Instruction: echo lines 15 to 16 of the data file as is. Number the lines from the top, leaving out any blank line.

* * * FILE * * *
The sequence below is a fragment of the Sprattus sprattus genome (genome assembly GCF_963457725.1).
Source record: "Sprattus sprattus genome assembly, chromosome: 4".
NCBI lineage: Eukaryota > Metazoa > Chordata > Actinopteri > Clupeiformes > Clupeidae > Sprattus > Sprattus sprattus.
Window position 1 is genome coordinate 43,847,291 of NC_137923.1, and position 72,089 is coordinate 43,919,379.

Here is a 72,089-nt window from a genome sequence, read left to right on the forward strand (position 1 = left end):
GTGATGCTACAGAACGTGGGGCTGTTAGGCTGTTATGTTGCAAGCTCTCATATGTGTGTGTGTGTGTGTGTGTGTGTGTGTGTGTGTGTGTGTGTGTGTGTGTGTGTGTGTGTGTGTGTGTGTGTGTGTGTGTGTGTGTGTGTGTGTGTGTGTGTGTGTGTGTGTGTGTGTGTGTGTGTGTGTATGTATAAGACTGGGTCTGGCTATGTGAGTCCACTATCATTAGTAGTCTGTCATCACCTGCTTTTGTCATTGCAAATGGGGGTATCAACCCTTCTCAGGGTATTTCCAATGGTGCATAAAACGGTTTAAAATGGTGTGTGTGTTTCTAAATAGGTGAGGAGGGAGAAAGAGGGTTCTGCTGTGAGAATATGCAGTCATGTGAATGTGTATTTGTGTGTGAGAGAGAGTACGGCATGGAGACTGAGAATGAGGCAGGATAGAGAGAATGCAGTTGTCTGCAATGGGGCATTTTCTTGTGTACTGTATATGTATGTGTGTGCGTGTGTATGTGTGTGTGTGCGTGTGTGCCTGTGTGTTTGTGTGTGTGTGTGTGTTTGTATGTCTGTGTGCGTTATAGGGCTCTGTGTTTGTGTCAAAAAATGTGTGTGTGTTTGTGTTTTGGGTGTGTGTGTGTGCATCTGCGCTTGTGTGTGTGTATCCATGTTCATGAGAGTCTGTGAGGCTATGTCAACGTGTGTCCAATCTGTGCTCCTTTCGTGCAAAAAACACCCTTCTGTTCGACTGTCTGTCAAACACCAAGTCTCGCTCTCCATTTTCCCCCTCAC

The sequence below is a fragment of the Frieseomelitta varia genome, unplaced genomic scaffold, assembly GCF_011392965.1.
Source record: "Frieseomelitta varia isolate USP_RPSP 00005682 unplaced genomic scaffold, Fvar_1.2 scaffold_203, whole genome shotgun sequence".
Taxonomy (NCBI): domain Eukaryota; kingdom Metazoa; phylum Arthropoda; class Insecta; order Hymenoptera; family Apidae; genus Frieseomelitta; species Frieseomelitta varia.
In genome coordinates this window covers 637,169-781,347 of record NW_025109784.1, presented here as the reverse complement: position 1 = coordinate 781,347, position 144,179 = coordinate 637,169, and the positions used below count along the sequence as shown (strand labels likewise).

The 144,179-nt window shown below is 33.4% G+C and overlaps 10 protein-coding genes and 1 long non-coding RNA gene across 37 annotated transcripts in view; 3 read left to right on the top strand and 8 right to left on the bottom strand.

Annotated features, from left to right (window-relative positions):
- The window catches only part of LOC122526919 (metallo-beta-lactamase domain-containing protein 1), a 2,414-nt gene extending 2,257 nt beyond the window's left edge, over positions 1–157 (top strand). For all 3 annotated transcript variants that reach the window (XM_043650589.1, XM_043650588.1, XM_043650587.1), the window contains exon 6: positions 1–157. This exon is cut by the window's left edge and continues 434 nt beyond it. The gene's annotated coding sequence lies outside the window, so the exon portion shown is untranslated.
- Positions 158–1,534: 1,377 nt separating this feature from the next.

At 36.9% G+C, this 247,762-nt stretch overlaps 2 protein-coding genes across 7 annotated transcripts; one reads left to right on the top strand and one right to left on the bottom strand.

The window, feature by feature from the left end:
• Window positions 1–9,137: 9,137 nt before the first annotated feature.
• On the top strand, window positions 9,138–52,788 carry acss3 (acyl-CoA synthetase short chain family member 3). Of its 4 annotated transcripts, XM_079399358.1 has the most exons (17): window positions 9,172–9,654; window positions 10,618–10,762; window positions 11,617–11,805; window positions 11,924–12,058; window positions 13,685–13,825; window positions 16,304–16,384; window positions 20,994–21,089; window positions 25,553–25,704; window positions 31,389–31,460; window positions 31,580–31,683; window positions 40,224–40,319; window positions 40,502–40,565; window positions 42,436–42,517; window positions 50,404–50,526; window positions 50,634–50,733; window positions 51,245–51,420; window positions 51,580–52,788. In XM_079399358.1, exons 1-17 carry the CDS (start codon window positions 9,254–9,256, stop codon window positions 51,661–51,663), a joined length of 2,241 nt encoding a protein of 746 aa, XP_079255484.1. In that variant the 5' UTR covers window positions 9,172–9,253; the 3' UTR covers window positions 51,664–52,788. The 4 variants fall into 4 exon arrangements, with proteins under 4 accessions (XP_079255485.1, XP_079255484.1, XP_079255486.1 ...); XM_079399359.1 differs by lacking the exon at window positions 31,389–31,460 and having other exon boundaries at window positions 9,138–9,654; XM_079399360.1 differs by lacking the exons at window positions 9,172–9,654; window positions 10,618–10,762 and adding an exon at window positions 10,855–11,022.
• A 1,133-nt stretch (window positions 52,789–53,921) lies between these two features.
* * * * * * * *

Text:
At 36.9% G+C, this 247,762-nt stretch overlaps 2 protein-coding genes across 7 annotated transcripts; one reads left to right on the top strand and one right to left on the bottom strand.

The window, feature by feature from the left end: